One of the worst-kept secrets in college football is official and the sites for College Football Playoff have been set. And there were absolutely no surprises.
Following up on reports from ESPN’s Brett McMurphy and the Associated Press from the past day, Cowboys Stadium will host the first College Football Championship Game in 2015. The Arlington site reportedly beat out a strong bid from Tampa for the right to host the first title game in the new postseason format.
Future CFP executive director Bill Hancock made the announcement on Wednesday during this week’s playoff meetings.
Additionally, the Chick-fil-A Bowl — which will apparently change its name back to the Chick-fil-A Peach Bowl — Cotton Bowl and Fiesta Bowl will fill out the remaining three semifinal rotation sites, joining the Rose Bowl, Sugar Bowl and Orange Bowl. The rotation for the semifinal sites over the 12-year contract are as follows (teams participating in non-semi bowls will be selected with an emphasis on geography):
- Rose and Sugar bowls: Jan. 1, 2015; Jan. 1, 2018; Jan. 1, 2021; and Jan. 1, 2024.
- Orange and Cotton bowls: Dec. 31, 2015; Dec. 31, 2018; Dec. 31, 2021; and Dec. 31, 2024.
- Fiesta and Chick-fil-A bowls: Dec. 31, 2016; Dec. 31, 2019; Dec. 31, 2022; and Dec. 31, 2025.
The Holiday Bowl in San Diego also bid for a chance to act a semifinal site. The next two championship game sites, which follow the 2015 and ’16 seasons, will be revealed this September.
A few other details from Wednesday’s announcement:
— As expected, teams occupying the top two seeds in the playoff will not be placed at a homefield disadvantage. For instance, if Oregon is a No. 2 seed, it would not have to travel to the Sugar Bowl over the Rose Bowl, or the Chick-fil-A over Fiesta, etc.
— Non-semifinal “BCS” games will have a ticket allotment of 12,500 instead of 17,500. Students will also receive tickets for the championship game at a discounted rate.
— The city hosting the championship game will not receive any direct revenue from the games; all of it will to go to the conferences.
Michigan does not open training camp until Aug. 2 and does not play its first game until Aug. 31, so any “as of right now” statements are devoid of 20-odd practices worth of context.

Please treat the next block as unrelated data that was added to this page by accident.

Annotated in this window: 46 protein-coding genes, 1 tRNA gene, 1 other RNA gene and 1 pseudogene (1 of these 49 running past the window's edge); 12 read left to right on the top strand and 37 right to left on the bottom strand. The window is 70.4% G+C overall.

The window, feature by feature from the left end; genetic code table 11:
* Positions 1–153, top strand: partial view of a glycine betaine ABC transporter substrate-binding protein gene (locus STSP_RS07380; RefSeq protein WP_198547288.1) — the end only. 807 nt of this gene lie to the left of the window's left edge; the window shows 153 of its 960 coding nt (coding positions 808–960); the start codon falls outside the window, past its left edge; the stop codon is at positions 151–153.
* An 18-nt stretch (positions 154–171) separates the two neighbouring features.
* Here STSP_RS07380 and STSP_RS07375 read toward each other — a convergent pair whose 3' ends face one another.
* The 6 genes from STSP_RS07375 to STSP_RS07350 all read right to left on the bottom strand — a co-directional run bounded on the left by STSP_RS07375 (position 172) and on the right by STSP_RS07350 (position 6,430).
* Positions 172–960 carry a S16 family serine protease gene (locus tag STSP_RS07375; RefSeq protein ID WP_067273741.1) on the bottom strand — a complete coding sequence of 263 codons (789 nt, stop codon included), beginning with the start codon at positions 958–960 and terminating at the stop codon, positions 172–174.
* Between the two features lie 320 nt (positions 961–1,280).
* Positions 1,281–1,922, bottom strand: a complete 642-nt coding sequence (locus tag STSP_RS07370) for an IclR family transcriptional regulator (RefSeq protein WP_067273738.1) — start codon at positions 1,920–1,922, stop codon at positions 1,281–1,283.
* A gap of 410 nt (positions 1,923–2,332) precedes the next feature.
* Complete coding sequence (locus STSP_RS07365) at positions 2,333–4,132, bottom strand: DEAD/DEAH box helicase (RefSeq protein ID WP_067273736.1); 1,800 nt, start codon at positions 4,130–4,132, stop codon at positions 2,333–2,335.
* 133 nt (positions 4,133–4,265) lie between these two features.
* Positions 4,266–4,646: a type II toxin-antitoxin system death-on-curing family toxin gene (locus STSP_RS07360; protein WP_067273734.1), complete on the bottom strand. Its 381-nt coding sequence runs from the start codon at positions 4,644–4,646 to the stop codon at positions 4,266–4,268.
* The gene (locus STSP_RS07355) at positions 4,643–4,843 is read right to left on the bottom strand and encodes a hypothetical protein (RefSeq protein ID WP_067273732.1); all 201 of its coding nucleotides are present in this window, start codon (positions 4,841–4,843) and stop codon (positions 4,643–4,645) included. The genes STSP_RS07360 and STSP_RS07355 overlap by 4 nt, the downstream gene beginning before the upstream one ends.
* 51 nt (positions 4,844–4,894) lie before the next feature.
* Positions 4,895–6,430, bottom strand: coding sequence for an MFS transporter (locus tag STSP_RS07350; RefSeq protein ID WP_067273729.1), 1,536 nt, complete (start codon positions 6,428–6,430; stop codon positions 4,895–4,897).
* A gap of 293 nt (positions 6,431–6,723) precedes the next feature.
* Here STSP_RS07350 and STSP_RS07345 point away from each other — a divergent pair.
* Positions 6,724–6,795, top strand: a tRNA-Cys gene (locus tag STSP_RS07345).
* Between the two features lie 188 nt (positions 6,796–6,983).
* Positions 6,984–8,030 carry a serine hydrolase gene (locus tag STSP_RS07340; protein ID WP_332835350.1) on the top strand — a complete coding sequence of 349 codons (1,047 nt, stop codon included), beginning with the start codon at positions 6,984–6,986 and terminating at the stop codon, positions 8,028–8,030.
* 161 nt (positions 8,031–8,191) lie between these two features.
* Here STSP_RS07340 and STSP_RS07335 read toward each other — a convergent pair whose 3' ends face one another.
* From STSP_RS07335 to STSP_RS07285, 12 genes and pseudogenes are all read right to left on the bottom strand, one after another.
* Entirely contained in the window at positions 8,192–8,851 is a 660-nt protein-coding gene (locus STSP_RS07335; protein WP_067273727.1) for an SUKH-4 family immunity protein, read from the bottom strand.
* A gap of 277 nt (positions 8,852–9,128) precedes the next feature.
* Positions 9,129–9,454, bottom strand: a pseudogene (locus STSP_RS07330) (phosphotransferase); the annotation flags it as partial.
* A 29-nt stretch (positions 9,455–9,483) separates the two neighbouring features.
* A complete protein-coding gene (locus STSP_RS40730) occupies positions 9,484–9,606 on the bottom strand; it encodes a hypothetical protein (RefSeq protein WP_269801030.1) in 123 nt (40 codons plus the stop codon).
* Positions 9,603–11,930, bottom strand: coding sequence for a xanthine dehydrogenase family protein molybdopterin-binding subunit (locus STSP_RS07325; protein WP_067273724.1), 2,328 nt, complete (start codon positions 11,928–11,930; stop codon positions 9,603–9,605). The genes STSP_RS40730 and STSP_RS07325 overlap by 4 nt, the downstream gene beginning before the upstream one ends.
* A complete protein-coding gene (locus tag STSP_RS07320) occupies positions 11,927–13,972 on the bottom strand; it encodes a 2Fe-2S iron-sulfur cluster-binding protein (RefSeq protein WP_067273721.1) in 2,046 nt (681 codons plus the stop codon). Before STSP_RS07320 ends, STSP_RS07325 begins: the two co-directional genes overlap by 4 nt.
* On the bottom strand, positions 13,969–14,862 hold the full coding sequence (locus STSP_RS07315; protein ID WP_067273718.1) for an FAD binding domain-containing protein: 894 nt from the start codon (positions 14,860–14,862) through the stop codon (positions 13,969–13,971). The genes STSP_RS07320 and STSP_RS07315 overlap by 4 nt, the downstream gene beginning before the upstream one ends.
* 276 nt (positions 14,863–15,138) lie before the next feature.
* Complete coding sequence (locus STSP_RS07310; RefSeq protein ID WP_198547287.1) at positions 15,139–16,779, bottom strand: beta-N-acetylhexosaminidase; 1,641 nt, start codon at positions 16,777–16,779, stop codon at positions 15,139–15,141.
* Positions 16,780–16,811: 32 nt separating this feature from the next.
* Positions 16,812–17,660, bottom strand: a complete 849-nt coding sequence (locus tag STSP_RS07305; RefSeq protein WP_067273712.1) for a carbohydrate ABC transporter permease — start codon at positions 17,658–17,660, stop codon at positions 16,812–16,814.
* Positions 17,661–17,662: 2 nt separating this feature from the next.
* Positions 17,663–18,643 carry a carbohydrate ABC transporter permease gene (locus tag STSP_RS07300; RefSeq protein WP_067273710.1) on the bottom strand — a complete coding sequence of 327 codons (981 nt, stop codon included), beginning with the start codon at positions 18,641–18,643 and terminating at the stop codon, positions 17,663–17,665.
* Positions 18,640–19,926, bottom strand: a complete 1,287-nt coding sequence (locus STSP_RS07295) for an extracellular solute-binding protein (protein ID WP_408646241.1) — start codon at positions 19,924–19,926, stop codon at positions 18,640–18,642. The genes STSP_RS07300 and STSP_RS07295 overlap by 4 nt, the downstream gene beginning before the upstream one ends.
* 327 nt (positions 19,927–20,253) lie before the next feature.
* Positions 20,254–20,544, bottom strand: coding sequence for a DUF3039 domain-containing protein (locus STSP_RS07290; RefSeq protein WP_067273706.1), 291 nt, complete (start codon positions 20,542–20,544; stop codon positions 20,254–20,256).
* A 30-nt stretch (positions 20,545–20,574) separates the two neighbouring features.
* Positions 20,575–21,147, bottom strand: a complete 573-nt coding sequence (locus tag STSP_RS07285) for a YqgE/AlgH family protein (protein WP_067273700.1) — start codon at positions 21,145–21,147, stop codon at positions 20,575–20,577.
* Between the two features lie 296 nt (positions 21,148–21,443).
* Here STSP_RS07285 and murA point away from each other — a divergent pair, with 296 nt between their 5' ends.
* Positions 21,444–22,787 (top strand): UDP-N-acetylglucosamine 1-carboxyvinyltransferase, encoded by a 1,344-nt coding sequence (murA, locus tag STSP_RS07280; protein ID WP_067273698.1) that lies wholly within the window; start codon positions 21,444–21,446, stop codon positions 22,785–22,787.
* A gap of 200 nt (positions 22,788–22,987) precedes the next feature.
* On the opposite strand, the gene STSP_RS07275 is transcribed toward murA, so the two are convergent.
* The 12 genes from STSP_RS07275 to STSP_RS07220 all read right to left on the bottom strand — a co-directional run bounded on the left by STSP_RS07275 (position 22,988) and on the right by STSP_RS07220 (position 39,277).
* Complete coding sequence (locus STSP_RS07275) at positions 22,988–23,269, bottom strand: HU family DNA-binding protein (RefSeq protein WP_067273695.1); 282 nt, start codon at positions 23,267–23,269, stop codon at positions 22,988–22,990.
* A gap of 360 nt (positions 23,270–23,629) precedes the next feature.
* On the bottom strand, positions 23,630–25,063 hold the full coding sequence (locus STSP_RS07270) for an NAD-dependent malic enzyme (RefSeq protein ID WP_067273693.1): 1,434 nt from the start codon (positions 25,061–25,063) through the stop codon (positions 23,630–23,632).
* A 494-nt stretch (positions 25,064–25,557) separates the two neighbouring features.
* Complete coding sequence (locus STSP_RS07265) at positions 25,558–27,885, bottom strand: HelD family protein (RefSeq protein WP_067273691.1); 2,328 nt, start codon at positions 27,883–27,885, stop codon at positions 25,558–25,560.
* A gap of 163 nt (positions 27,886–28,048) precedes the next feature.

Still, as of Big Ten media days, Jim Harbaugh plans to play both Shea Patterson and Dylan McCaffrey in every game.
“Yeah, I do (see games where they’ll both play). Where it stands right now, and that could change later or not, is I see them both playing,” Harbaugh told the Detroit Free Press. “Where it stands right now, I see it as maybe redefining what a starter is…. I’m really not talking about playing them both at the same time (on a play), when I say both in games it’d be they’re both playing quarterback during the same game. And in the way it stands now, in every game.”
Harbaugh has been a one-quarterback man for the entirety of his career, but Patterson’s inconsistency and McCaffrey’s talent may demand a change. Michigan did juggle quarterbacks in 2017 — John O’Korn, Brandon Peters and Wilton Speight each threw at least 81 passes — but that was due to necessity, not strategy.
Patterson completed 64.6 percent of his passes last season for 2,600 yards (on 8.0 per attempt) with 22 touchdowns against seven interceptions while rushing 76 times for 273 yards and two touchdowns. In his second year in the program, McCaffrey completed 8-of-15 passes for 126 yards with two touchdowns whilst rushing 10 times for 99 yards and a touchdown.
The son of Ed McCaffrey and brother of Christian McCaffrey is certainly the heir apparent in Ann Arbor, and it appears Harbaugh isn’t willing to wait for the future to arrive in order to unleash arguably his most talented quarterback recruit since Andrew Luck.
Whether he knew it or not, Minnesota head coach PJ Fleck broke news that will set certain circles of the college football blogosphere (including this one) by touching on the topic that is consistently gobbled up like Thanksgiving turkey: realignment.
“Change is inevitable,” Fleck told The Athletic. “I think we all know that. I think that the East and West have been around for a while. I like it, I like the division of it. But I don’t think it will stay the same. I think we’ll change it at some point because change is coming somehow, some way. And I think people are going to want to move it around, and shake it up a little bit.”